WEATHER CONTINGENCIES:
                                                    Please note that Hurricane season is June to November, when landslides, mudslides, flooding and disruptions to essential services can occur. Intrepid monitors these situations as they may arise, so that itineraries or activities can be amended as necessary.
                                                    All Intrepid travellers need to be in good physical health in order to participate fully on this trip. When selecting your trip please make sure you have read through the itinerary carefully and assess your ability to cope with our style of travel. Please note that if, in the opinion of our group leader or local guide, any traveller is unable to complete the itinerary without undue risk to themselves and/or the rest of the group, Intrepid Travel reserves the right to exclude them from all or part of a trip without refund.

                                                    You should consult your doctor for up-to-date medical travel information or for any necessary vaccinations and anti-malarial requirements before departure. We recommend that you carry a first aid kit as well as any personal medical requirements (including a spare pair of glasses) as they may not easily be obtained at the locations on this trip. For legal reasons our leaders and guides are prohibited from administering any type of drugs including headache tablets and antibiotics. Please ensure that you are adequately prepared.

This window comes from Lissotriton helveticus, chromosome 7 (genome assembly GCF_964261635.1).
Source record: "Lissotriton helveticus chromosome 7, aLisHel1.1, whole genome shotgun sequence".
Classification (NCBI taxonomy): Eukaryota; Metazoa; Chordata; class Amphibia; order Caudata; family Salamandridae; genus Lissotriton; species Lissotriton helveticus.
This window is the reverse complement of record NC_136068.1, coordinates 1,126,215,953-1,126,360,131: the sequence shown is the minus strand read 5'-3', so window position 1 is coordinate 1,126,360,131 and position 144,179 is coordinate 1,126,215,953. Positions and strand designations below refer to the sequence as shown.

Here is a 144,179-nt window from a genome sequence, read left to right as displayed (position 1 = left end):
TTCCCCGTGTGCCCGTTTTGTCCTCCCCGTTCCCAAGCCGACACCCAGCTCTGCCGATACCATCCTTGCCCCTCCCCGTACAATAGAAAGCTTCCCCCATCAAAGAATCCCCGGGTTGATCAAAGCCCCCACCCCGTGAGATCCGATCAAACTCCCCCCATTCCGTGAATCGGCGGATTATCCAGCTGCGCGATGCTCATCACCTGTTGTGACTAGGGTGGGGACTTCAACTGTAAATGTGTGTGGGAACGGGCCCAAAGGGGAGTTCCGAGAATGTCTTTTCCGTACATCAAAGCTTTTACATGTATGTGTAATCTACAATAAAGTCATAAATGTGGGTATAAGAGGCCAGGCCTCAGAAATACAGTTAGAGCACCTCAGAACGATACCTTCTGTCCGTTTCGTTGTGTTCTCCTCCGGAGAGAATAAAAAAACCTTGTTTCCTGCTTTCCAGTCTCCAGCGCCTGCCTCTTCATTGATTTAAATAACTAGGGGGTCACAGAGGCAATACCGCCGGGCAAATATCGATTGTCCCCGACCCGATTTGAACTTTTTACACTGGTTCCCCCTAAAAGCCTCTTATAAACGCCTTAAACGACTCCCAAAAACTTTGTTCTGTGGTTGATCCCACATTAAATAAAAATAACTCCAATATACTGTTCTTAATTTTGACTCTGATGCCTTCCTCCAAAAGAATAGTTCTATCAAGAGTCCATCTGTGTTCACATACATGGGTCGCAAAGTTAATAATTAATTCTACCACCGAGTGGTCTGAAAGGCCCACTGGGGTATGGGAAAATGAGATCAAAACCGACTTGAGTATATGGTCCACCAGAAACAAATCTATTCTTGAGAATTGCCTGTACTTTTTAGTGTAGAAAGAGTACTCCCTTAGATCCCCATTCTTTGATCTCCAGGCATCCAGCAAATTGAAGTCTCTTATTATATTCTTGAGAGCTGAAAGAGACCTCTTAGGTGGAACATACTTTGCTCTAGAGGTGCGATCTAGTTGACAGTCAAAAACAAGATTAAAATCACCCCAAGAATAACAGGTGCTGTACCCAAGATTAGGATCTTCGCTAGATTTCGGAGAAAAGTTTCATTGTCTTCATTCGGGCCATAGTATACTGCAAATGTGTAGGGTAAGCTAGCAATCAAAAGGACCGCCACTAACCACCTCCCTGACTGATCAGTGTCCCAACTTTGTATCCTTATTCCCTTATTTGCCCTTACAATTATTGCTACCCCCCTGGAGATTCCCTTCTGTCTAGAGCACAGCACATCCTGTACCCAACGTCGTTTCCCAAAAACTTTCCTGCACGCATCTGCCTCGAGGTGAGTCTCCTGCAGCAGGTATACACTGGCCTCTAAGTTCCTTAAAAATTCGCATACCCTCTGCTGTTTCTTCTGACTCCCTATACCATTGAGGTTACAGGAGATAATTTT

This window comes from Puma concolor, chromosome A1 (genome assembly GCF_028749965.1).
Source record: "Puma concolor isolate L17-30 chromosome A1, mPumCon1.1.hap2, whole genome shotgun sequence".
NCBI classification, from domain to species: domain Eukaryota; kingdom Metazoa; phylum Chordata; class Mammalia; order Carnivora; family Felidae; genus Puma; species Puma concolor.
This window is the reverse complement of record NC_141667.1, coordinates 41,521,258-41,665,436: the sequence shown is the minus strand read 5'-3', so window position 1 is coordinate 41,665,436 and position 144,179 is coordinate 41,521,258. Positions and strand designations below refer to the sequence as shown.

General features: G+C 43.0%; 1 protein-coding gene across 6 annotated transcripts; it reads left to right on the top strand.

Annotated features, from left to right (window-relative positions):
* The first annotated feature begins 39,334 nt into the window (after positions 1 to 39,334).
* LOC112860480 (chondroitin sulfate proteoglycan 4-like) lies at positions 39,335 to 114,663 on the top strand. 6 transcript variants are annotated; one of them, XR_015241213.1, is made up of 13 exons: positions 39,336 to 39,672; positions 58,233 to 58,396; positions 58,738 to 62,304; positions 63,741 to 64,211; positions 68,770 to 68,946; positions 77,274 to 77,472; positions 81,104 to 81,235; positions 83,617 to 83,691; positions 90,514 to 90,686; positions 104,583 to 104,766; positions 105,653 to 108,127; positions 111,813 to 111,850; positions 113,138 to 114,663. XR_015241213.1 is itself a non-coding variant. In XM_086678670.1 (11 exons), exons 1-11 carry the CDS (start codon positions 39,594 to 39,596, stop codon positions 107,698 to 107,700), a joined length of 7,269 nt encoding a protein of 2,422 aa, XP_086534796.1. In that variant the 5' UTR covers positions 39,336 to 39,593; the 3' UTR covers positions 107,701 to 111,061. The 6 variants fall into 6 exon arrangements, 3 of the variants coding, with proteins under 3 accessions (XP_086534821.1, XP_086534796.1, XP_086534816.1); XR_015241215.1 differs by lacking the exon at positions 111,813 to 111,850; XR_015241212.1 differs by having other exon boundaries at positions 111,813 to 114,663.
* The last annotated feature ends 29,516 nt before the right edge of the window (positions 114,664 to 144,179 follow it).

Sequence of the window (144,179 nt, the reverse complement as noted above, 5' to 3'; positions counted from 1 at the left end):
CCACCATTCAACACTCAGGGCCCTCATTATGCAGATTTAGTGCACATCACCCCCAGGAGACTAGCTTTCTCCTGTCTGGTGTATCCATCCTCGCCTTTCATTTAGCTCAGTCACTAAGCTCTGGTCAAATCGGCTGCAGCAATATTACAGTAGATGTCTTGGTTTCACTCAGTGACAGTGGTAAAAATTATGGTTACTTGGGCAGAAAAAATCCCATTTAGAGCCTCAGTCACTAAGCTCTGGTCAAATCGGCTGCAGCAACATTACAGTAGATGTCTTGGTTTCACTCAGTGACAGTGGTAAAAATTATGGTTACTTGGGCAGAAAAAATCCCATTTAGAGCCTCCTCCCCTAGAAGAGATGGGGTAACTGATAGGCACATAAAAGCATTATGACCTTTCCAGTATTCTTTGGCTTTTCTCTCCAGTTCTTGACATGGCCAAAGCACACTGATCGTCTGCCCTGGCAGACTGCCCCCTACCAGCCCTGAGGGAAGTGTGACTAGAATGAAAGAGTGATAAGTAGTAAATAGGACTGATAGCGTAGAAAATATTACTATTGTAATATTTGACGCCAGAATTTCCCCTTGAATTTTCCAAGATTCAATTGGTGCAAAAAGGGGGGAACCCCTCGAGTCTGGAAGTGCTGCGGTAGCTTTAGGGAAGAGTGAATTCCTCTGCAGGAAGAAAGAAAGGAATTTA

DENGUE FEVER:
                                                    Dengue Fever is common in Latin America and can occur throughout the year. Argentina, Bolivia, Uruguay, Brazil and parts of Mexico are currently suffering from a serious outbreak. This virus is transmitted by mosquitoes. There is no vaccination against it, but there are preventative measures that you can take such as wearing long clothing, using repellent and being indoors particularly around dusk and dawn.

                                                    YELLOW FEVER:
                                                    A valid international certificate of vaccination against Yellow Fever is required in many countries. You may need to present this on arrival at the airport or border crossing. Some countries will refuse entry if you are unable to present your certificate. It's also quite common for your home country to request a Yellow Fever certificate on your arrival back home.

                                                    It is your responsibility to check with your doctor well in advance of leaving home about the Yellow Fever requirements for the countries you'll be visiting.

                                                    WHO – WORLD HEALTH ORGANIZATION
                                                    The World Health Organization has identified the following mosquito transmitted diseases in this region:

                                                    Dengue, Yellow Fever, Malaria and Zika (amongst others)

                                                    For more information, please visit